The North Valley Animal Disaster Group of Chico, Ca., received $2,350 for its efforts to help pets and livestock that became victims of the worst fire in California’s history – The Camp Fire.
The fire started Nov. 8, 2018 and was finally contained on Nov. 25. It destroyed an entire town, Paradise, and eventually covered 153,336 acres. It killed 85 people. Three people were never found.
Caring for the animals lost during the massive blaze was a job for the NVADG, which established several shelters for pets and attempted to reunite them with their families. Volunteers for the organization covered the fire-ravaged areas in search of animals left behind, bringing food and water to them.
The Allie Foundation’s sponsor, Cat-in-the-bag Co., used its network of Facebook friends to raise money for the NVADG. The foundation matched up to $1,000 of what was raised, for the total of $2,350.
To learn more about the NVADG, go to www.nvadg.org.
Chimpanzee Sanctuary Northwest, of Cle Elum, Wa., received $1,000 for its campaign to expand its chimp house.
The sanctuary has rescued seven chimps so far. They had spent decades in small cages in the basement of a biomedical laboratory in Pennsylvania, with no sun or stimulation as they were subjected to hepatitis vaccine experiments. They were bred to obtain more chimps for more experiments, and the babies were taken from their mothers when
they were just infants. These elderly apes have lived at the sanctuary now for 10 years.
“It has been 10 years of good food, good friends, essential medical care, space to explore, things to do, and a sense of security they never had before,” said Diana Goodrich, sanctuary co-director. The chimp house expansion, which is being done in three phases, includes more space for staff; a vet clinic; space for more chimps; a separate playroom; and an indoor-outdoor greenhouse, Goodrich said.
To learn more about the sanctuary and its campaign to fund the expansion, go to www.chimpsanctuarynw.org.
Legacy Dog Rescue of Ohio has a network of volunteers who foster dogs in need in Youngstown and the surrounding area.
Boots, a puggle, became a Legacy dog on Christmas Eve 2017. His former owners had kept him tied to a pole in the basement, says foster mom Denise Dick of Youngstown.
She also fosters Rebel, a mastiff mix who was extremely thin when found on the streets in 2015, she said.
Legacy has a spay-neuter program and offers some financial assistance to pet owners or other rescue organizations. They are funded through donations and events. The Allie Foundation sponsored their April fundraising banquet and raffle, with a $300 donation for the dessert table.
Learn more about them and see their animals up for adoption at www.ldrofohio.org/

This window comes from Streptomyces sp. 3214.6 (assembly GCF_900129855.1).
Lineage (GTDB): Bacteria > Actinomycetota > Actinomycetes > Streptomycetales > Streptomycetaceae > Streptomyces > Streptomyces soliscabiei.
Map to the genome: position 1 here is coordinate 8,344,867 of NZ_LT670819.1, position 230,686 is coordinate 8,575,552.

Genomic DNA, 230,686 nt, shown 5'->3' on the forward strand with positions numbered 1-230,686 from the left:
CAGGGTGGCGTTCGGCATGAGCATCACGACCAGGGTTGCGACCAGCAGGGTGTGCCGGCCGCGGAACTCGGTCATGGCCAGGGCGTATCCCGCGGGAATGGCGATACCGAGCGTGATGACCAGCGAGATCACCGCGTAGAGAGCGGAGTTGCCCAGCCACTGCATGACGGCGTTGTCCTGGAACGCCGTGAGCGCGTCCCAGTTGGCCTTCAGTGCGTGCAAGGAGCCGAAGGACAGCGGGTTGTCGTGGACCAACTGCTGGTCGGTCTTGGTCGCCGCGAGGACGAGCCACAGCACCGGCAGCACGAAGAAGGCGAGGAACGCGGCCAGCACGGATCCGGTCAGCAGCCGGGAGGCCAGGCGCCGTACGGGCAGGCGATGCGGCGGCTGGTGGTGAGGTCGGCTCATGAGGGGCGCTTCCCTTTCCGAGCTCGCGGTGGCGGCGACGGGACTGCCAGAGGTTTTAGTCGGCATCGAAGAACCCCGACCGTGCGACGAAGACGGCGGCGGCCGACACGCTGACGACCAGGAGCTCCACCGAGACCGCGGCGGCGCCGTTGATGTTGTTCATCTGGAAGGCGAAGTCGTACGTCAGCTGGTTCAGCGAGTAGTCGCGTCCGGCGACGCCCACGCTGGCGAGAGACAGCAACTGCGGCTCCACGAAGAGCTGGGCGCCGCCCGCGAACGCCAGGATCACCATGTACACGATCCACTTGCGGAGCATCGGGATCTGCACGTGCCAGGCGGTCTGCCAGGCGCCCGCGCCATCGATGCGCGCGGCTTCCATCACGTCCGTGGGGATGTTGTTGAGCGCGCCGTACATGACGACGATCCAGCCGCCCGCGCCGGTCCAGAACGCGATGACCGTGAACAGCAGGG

Soi dog, an international charity based in Thai works to shut down dog meat farms, where the dogs are kept in deplorable conditions and denied vet care.
After being sold, they are crammed into cages and taken to be killed, where they are tortured first because of the belief that the torture will make the meat more tender.
Prince was hanged by his neck for hours before rescuers found him. Soi Dog found a loving home for him on a ranch in California.
The animals suffer horribly. But Soi Dog also is working to change hearts and minds about eating dog meat. They run a large shelter in Thailand, where dogs and also cats await adoption. They place their animals in homes throughout the world. They are making a big difference in a heartbreaking atrocity. Learn more about them at www.soidog.org.
The motto for this sanctuary in Egg Harbor City, N.J., is “soft landings for old souls.” The farm is home to cats and equines who are too old to likely be adopted.
The sanctuary applied for a grant in 2017 for a summer shelter for its cats to give them more room, and to let them be outdoors in three seasons. The foundation awarded the farm $950 for the project.
SCOOP, Inc., or Save Cats and Obliterate Overpopulation, Inc., was awarded $700 in 2017 after applying for a foundation grant.
The group used the money to fund spaying and neutering for 10 cats through a program to help Cincinnati’s feral and stray cat population.
SCOOP also operates a sanctuary for special-needs cats.
The foundation was established in 2015. Its first gift was $100 in 2016 to Herbe’s Kitties of Fombell, Pa.
Denise Herbe has opened her home to stray cats and kittens who get food, shelter and vet care. There are no cages at Denise’s home. Her cats are treated like family as they wait to be adopted.
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